Stopping child deaths in hot cars

Stopping child deaths in hot cars

These preventable tragedies demand education and technology solutions

Published: July 25, 2014 05:15 PM

As summer temperatures rise, so does the risk of deadly heat strokes. Of particular concern are children left unattended inside a hot car.

This year, as of mid-July, 17 children have died in hot cars, according to, a safety organization. More than 600 children died from heatstroke in vehicles between 1998 and 2013, the National Highway Traffic Safety Administration reported.

Children can overheat much faster than an adult, making them especially vulnerable. When outside temperatures are in the low 80s, the temperature inside a car can reach lethal levels in only 10 minutes, even with a window rolled down two inches, the NHTSA says.

Most parents would insist that they'd never forget their child in a hot car, but the risks are greater than you might think. Something as simple as a change in your daily routine can be a distraction that leads to a fatal mistake. Adults who are caring for newborns and small children are often dealing with great stress and a lack of sleep, which can impair judgment and the ability to multitask. 

At Consumers Union, the policy and advocacy arm of Consumer Reports, we believe that child deaths in hot cars are preventable tragedies that demand solutions driven by education and technology. Public awareness is crucial. There are important safety tips to remember, such as never leave a child unattended in a vehicle, not even for a minute. In addition to being dangerous, it is against the law in many states.

Parents and caregivers need to be routinely reminded of the dangers so it becomes second nature to check the car whenever exiting. Put something in the backseat that you would need, such as a purse, briefcase, or cell phone, so you get in the habit of checking, or stick a reminder note on your dashboard.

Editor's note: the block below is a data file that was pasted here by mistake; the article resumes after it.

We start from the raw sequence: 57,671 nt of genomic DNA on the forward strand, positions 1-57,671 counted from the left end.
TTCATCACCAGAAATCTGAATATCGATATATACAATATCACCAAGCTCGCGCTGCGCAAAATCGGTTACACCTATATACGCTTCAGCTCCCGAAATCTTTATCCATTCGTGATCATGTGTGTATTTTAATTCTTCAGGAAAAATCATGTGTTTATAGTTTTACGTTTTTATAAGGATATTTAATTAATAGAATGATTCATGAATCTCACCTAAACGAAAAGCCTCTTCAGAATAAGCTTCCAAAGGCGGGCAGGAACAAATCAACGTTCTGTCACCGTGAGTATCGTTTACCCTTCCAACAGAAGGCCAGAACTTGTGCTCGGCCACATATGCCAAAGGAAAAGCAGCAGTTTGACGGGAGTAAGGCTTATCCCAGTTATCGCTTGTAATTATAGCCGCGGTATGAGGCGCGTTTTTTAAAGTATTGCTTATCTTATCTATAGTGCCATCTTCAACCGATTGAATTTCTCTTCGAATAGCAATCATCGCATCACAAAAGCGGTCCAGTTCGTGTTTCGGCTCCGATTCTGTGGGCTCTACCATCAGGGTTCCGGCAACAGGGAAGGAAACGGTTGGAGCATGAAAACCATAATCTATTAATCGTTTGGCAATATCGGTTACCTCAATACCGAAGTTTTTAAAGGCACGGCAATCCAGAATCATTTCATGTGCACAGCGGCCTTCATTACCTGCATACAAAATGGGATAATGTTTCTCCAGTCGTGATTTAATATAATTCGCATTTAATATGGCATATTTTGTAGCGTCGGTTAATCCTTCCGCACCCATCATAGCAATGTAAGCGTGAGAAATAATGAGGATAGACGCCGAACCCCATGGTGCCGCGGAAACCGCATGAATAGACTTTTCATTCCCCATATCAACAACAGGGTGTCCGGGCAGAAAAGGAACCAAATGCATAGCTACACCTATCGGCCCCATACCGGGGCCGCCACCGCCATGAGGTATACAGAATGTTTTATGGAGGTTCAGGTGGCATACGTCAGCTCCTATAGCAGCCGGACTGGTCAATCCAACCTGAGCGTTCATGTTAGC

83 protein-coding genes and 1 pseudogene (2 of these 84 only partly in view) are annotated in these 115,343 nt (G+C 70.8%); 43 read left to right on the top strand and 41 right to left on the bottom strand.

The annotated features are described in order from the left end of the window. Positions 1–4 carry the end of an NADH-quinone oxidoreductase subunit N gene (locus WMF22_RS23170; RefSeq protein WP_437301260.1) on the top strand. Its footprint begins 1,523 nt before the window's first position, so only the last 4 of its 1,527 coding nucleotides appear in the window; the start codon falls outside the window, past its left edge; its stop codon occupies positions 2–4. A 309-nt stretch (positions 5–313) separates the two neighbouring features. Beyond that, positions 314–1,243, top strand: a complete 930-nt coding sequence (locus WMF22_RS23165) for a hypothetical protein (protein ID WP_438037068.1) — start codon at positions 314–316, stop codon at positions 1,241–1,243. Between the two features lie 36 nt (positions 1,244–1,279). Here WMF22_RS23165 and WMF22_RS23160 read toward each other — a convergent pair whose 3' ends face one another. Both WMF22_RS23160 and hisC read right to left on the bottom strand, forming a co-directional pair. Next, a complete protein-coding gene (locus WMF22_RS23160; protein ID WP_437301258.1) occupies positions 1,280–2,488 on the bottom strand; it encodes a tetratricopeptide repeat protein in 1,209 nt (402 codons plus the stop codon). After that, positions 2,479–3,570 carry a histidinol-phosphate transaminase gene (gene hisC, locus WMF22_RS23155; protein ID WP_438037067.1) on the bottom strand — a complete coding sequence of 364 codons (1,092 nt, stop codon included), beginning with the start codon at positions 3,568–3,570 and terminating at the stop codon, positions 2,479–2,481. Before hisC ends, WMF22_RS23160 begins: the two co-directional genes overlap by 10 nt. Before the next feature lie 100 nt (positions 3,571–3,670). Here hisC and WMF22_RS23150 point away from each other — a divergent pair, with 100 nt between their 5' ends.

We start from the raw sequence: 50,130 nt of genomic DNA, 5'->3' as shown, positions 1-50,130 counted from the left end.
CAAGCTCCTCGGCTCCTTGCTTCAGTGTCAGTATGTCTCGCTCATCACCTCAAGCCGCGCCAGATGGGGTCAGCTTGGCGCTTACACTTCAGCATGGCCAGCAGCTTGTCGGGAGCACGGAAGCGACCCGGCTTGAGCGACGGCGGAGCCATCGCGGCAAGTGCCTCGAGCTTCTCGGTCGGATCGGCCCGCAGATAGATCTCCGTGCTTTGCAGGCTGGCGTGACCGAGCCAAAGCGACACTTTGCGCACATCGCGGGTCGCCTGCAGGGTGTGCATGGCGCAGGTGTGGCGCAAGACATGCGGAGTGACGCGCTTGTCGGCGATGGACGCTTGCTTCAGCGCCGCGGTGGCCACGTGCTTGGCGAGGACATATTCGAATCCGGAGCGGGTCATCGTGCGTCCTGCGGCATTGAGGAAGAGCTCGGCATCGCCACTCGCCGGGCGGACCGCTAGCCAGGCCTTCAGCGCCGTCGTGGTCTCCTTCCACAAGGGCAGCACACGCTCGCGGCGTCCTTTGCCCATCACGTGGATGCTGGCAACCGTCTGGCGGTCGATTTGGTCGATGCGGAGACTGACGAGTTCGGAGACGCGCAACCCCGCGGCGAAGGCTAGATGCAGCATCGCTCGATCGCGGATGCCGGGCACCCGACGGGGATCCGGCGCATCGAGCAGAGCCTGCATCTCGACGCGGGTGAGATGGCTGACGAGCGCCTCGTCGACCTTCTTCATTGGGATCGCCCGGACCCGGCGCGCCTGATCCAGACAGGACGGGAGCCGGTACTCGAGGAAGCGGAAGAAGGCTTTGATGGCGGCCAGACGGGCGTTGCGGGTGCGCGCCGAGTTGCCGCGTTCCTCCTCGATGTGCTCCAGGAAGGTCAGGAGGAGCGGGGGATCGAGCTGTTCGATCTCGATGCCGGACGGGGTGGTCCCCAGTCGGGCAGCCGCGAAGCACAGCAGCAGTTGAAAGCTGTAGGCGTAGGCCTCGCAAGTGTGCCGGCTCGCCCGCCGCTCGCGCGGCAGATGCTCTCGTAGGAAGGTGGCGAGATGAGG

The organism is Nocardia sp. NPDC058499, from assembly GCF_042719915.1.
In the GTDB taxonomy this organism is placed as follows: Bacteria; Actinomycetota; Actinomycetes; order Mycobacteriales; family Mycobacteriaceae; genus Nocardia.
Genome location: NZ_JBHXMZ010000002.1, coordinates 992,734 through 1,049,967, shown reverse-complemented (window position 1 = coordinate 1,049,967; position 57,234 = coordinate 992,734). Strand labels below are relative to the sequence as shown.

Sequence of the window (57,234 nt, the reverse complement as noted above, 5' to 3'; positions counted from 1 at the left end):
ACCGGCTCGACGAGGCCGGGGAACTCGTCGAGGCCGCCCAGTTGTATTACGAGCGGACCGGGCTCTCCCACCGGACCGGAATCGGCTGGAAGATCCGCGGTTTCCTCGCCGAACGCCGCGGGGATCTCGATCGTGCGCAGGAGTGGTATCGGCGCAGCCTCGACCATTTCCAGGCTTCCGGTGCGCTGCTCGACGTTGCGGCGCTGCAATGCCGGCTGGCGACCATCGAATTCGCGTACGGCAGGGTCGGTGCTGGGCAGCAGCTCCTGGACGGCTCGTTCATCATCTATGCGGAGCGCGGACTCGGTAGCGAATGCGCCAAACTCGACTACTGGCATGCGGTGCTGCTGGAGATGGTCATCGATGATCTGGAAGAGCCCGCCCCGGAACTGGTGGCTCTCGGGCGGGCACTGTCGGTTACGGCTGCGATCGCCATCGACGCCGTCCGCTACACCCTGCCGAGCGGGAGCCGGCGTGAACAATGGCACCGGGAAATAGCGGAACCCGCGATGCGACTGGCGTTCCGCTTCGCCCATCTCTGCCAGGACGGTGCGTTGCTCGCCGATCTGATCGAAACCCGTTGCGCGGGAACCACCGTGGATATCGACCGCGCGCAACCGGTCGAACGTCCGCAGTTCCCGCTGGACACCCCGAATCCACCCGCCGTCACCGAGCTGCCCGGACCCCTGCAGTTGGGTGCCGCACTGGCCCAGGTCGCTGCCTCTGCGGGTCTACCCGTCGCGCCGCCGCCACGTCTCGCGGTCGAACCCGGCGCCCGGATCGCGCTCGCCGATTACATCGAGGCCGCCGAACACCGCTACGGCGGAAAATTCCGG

While these reminders can help, we also strongly believe that more research is needed to stimulate innovation and technology to prevent deaths and injuries. That’s why we’re urging people to sign a White House petition by to stop child deaths in hot cars.

The petition calls for the Obama administration to authorize the U.S. Department of Transportation to provide financing for research and development of technology to alert drivers. These types of tools should be thoroughly tested and evaluated to find the most feasible and effective solutions. Then we think the best technology should be installed, whether in cars or child seats, to prevent children from being left behind in vehicles.

The risks and consequences can be tragic, but by spreading the word and pushing for more research and better technology, we hope we can prevent more of these tragedies in the future.

We hope you'll take a moment to sign the petition here.

This feature is part of a regular series by Consumers Union, the policy and advocacy arm of Consumer Reports. The nonprofit organization advocates for product safety, financial reform, safer food, health reform, and other consumer issues in Washington, D.C., the states, and in the marketplace.

Read other installments of our Policy & Action feature.

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